Health Reform Will Add Coverage for 125,000 in Montana; State Health Spending to Grow by 3 Percent
April 5, 2011
National health care reform will help 125,000 Montana residents obtain health insurance and increase health care spending by state government by about 3 percent when it is fully implemented in 2016, according to a new RAND Corporation study.
The increase in coverage will be caused by a jump in people enrolling in Medicaid and buying policies through a newly created state insurance exchange. Most of the rise in state spending is the result of increased Medicaid costs, according to researchers.
The estimates are from a study of the impact that the major coverage provisions of the Patient Protection and Affordable Care Act will have on Montana that was conducted by researchers from RAND Health and sponsored by The Council of State Governments, a group that helps state leaders share ideas and insights.
The project examined five states chosen because they represented good geographic distribution and include both large and small states. The other states studied are California, Connecticut, Illinois and Texas.
"As states move forward preparing for the many provisions of health care reform, it's important for them to have an adequate forecast of what is ahead," said Christine Eibner, co-author of the study and an economist at RAND, a nonprofit research organization.
"We believe this information will help all states to be better prepared to respond to the challenges posed by the Patient Protection and Affordable Care Act," said Chris Whatley, Washington director of The Council of State Governments.
Researchers used a microsimulation model developed by RAND to estimate how health reform policies will affect the number of state residents who obtain or change sources of health of insurance, the types of plans they enroll in, and spending in the private and public sectors.
The estimates are intended to help elected officials and policymakers anticipate the choices that will likely be needed by individuals, employers, insurance companies and governments as various provisions of health reform are implemented.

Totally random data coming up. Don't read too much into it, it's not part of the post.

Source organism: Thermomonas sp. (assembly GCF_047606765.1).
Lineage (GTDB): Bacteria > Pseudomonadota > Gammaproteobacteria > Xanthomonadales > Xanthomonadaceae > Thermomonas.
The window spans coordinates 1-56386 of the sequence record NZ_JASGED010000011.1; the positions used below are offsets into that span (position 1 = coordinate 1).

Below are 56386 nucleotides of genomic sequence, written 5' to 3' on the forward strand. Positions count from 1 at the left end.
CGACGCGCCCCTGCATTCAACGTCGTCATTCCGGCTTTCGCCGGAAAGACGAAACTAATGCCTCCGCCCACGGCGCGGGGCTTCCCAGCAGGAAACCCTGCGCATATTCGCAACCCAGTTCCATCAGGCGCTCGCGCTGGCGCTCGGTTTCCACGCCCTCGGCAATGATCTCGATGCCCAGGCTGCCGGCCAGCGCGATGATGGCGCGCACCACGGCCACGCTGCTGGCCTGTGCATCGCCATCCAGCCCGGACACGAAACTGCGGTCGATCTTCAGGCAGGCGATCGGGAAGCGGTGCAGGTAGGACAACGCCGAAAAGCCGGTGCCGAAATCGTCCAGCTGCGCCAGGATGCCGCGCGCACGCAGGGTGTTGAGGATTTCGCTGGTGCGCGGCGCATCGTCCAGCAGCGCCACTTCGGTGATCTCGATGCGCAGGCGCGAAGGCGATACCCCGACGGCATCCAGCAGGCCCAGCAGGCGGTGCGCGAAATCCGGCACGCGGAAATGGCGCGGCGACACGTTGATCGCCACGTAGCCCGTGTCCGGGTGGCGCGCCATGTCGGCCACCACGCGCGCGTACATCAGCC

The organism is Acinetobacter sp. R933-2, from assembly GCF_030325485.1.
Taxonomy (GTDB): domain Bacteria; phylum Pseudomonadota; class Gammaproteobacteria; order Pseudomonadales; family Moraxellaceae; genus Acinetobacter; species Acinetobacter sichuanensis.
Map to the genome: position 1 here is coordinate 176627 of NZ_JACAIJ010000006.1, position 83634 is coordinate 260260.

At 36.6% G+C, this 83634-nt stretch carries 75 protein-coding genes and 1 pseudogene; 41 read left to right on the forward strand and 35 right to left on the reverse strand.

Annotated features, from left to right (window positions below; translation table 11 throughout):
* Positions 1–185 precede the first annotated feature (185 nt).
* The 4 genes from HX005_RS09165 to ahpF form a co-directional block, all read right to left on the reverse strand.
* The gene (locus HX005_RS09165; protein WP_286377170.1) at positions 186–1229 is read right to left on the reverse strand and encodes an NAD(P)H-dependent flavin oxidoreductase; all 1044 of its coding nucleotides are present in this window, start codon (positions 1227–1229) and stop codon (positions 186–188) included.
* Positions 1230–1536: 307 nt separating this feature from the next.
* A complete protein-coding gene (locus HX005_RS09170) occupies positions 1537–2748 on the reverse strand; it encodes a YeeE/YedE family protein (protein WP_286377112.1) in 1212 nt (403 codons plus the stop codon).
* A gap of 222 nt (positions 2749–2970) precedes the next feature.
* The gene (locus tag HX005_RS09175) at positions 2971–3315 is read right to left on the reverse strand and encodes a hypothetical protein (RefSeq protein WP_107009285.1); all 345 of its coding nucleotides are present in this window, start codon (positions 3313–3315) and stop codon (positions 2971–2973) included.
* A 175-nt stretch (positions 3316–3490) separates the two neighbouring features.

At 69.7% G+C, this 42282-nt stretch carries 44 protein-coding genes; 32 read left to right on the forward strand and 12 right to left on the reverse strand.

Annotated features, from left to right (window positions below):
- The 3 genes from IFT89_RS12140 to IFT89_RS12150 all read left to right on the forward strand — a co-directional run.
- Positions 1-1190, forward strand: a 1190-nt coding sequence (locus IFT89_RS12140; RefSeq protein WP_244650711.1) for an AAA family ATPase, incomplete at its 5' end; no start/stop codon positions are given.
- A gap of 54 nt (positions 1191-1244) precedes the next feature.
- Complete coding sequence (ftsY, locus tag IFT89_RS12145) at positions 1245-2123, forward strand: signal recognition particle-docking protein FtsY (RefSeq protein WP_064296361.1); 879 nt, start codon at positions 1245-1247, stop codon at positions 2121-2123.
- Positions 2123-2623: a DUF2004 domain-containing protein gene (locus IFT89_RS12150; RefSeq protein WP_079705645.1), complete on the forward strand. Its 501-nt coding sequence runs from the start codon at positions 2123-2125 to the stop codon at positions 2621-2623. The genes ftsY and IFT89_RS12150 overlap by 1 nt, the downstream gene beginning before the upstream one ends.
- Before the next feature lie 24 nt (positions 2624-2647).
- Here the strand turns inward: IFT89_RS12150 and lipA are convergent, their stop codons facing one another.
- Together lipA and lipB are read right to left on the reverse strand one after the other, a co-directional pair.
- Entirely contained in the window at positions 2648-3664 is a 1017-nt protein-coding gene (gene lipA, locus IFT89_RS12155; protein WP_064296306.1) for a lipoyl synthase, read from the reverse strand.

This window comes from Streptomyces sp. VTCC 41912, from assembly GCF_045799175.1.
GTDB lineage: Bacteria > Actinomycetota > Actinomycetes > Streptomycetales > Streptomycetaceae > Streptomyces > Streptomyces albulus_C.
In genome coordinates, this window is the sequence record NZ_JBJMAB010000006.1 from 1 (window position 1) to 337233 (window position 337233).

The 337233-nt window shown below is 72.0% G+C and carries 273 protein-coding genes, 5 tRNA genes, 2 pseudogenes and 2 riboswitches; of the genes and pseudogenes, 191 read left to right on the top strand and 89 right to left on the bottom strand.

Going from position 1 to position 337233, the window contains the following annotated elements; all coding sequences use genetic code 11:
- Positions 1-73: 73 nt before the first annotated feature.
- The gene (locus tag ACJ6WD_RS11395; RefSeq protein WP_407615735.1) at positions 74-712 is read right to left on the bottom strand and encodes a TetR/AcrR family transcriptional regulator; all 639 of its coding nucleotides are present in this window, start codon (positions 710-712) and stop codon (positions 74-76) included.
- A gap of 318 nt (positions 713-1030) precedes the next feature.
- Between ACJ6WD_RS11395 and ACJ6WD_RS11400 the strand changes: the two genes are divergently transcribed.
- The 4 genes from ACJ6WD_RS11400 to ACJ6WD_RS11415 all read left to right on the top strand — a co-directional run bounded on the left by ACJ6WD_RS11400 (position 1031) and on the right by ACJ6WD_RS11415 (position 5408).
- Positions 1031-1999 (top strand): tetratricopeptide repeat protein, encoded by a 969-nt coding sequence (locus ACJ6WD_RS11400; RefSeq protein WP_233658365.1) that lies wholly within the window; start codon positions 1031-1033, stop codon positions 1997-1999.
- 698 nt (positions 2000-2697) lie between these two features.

Key findings from the analysis of Montana include:
- The percentage of Montana residents with health insurance will increase from 82 percent to 97 percent by 2016 under the Patient Protection and Affordable Care Act. The number of uninsured non-elderly in Montana will be one-sixth of what it would be in absence of the law (25,000 people uninsured compared to 150,000 people uninsured).
- By 2016, about 20 percent of non-elderly Montana residents will obtain their health coverage through an insurance exchange being created as a part of health reform.
- Enrollment in Medicaid will increase by 51 percent, with an additional 58,000 Montana residents enrolled by 2016.
- The additional costs to the state would be about $10 million annually by 2016 and $40 million annually in 2020. The cumulative increase from 2011 to 2020 will be about $140 million.
- The majority of new Medicaid enrollees will be newly eligible, but increased enrollment of those previously eligible will cost the state more because the federal government will heavily subsidizes newly eligible enrollees.
- Roughly the same percentage of Montana workers will be offered health insurance coverage from an employer once health reform is implemented as is the case today.
The full study can be found at www.rand.org. Other authors of the study are David Auerbach, Sarah Nowak, Jeanne Ringel, Federico Girosi, Elizabeth A. McGlynn and Jeffrey Wasserman.
RAND Health, a division of the RAND Corporation, is the nation's largest independent health policy research program, with a broad research portfolio that focuses on health care costs, quality and public health preparedness, among other topics.